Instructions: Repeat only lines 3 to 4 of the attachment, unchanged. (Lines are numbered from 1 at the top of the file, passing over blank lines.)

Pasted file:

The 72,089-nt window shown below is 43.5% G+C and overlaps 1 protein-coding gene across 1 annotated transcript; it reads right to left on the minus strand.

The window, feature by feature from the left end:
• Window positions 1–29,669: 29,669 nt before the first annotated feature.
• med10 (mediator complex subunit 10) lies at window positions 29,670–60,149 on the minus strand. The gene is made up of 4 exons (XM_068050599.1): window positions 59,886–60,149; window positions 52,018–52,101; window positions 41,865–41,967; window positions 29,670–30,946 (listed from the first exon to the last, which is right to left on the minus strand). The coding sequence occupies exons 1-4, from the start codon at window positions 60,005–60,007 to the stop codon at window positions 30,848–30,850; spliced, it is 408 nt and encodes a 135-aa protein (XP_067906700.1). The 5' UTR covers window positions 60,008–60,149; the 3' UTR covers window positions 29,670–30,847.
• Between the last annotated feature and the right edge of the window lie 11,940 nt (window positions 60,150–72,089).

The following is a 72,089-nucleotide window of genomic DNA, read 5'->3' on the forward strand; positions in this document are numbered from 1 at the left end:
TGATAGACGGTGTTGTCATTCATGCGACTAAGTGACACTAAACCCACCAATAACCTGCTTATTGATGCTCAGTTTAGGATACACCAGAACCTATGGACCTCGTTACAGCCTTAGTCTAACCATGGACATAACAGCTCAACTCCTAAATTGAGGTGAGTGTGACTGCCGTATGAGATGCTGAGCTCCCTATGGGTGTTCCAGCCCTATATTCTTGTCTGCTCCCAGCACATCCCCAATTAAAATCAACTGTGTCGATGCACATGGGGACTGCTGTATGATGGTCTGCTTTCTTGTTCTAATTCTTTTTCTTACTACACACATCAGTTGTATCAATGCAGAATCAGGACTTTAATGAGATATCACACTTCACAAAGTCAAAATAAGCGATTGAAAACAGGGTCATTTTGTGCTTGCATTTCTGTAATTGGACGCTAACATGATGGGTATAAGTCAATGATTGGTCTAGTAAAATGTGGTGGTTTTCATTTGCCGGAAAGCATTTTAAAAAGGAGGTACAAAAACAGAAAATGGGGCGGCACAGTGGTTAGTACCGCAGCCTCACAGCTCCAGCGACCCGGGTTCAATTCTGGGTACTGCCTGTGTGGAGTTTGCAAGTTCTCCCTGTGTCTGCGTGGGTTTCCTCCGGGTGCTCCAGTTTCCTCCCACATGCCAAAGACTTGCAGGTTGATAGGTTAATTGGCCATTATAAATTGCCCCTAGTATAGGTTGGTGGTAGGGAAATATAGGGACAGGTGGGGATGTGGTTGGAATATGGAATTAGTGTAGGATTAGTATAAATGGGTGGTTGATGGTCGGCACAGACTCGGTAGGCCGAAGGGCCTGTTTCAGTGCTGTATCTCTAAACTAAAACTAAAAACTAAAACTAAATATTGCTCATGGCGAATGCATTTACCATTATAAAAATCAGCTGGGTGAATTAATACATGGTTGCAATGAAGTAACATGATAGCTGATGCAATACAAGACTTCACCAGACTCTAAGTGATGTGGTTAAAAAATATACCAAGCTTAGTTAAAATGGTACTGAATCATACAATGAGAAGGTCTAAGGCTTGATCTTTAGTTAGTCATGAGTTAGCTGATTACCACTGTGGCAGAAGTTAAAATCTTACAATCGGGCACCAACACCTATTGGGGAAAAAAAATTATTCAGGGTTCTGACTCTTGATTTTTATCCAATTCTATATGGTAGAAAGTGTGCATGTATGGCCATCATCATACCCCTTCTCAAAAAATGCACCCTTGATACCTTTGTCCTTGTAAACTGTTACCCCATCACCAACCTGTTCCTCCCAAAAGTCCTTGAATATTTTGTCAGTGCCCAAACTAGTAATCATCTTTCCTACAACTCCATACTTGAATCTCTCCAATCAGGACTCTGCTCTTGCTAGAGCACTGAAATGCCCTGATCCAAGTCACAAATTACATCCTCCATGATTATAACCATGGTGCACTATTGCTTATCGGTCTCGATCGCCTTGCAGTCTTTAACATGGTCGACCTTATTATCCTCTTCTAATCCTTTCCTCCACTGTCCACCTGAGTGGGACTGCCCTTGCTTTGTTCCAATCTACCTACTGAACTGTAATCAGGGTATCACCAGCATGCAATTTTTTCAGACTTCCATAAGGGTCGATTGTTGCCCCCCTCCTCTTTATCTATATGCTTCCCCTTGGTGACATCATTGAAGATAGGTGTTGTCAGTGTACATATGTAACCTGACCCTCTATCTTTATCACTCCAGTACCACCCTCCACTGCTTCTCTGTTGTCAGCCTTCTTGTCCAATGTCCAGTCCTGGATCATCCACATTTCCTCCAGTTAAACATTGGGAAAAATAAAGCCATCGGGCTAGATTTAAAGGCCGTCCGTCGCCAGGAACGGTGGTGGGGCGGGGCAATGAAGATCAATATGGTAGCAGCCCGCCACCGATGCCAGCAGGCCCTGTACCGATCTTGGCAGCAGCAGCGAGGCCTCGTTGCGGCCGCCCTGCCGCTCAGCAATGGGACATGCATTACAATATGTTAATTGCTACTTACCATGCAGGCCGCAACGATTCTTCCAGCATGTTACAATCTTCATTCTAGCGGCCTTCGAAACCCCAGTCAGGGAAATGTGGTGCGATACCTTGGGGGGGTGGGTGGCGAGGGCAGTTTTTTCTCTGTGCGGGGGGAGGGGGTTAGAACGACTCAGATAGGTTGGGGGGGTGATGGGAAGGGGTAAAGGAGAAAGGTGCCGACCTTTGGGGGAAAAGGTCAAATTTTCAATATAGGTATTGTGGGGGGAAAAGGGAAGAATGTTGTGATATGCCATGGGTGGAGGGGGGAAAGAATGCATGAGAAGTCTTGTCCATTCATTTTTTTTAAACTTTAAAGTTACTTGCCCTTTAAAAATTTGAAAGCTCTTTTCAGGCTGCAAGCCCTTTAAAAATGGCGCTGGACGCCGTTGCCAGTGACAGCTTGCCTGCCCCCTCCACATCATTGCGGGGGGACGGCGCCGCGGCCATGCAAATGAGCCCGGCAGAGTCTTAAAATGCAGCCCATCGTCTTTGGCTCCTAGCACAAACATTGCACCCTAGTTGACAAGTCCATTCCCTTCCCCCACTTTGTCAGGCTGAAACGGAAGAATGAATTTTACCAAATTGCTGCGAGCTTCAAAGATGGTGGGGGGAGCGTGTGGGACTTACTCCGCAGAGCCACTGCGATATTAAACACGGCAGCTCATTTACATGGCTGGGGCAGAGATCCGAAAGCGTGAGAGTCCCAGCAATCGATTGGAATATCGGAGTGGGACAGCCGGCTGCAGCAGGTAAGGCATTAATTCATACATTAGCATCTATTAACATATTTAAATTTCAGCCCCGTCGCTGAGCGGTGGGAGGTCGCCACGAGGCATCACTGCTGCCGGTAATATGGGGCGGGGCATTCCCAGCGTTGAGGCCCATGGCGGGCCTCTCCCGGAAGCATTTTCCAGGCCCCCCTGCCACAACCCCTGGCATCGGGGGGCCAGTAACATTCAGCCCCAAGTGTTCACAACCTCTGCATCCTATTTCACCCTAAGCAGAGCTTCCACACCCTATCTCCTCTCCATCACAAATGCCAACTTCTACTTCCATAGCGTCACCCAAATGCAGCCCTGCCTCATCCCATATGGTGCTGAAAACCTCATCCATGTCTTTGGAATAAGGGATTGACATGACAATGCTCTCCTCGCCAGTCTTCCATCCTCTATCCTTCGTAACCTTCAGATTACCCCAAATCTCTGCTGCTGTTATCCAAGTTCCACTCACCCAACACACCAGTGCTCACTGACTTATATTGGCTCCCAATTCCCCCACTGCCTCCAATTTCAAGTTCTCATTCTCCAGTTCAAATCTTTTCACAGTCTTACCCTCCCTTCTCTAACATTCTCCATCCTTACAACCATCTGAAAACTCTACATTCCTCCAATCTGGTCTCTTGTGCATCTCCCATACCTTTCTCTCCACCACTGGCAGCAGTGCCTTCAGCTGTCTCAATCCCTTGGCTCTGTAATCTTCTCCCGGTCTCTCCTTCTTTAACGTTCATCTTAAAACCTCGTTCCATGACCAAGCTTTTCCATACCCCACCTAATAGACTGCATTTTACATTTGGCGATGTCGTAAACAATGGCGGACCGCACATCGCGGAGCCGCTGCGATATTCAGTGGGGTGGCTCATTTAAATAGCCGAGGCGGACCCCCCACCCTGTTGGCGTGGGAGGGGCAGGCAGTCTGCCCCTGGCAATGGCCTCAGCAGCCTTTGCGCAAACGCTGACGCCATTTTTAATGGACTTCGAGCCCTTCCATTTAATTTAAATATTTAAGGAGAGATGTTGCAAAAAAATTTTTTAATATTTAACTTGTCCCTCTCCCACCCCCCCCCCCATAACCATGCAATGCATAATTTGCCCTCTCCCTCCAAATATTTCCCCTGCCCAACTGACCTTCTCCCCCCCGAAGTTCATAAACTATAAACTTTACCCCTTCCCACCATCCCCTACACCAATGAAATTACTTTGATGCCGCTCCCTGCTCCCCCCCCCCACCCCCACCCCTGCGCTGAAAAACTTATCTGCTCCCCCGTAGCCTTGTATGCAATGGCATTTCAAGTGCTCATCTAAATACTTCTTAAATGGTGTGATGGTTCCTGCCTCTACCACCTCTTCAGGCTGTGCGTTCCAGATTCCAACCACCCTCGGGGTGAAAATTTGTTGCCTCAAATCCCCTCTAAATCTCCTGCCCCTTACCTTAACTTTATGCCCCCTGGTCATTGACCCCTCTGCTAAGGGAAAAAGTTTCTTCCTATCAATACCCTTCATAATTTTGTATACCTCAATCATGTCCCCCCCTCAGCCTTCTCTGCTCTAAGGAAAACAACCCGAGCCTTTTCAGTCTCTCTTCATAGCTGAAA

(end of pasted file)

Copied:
• Window positions 1–29,669: 29,669 nt before the first annotated feature.
• med10 (mediator complex subunit 10) lies at window positions 29,670–60,149 on the minus strand. The gene is made up of 4 exons (XM_068050599.1): window positions 59,886–60,149; window positions 52,018–52,101; window positions 41,865–41,967; window positions 29,670–30,946 (listed from the first exon to the last, which is right to left on the minus strand). The coding sequence occupies exons 1-4, from the start codon at window positions 60,005–60,007 to the stop codon at window positions 30,848–30,850; spliced, it is 408 nt and encodes a 135-aa protein (XP_067906700.1). The 5' UTR covers window positions 60,008–60,149; the 3' UTR covers window positions 29,670–30,847.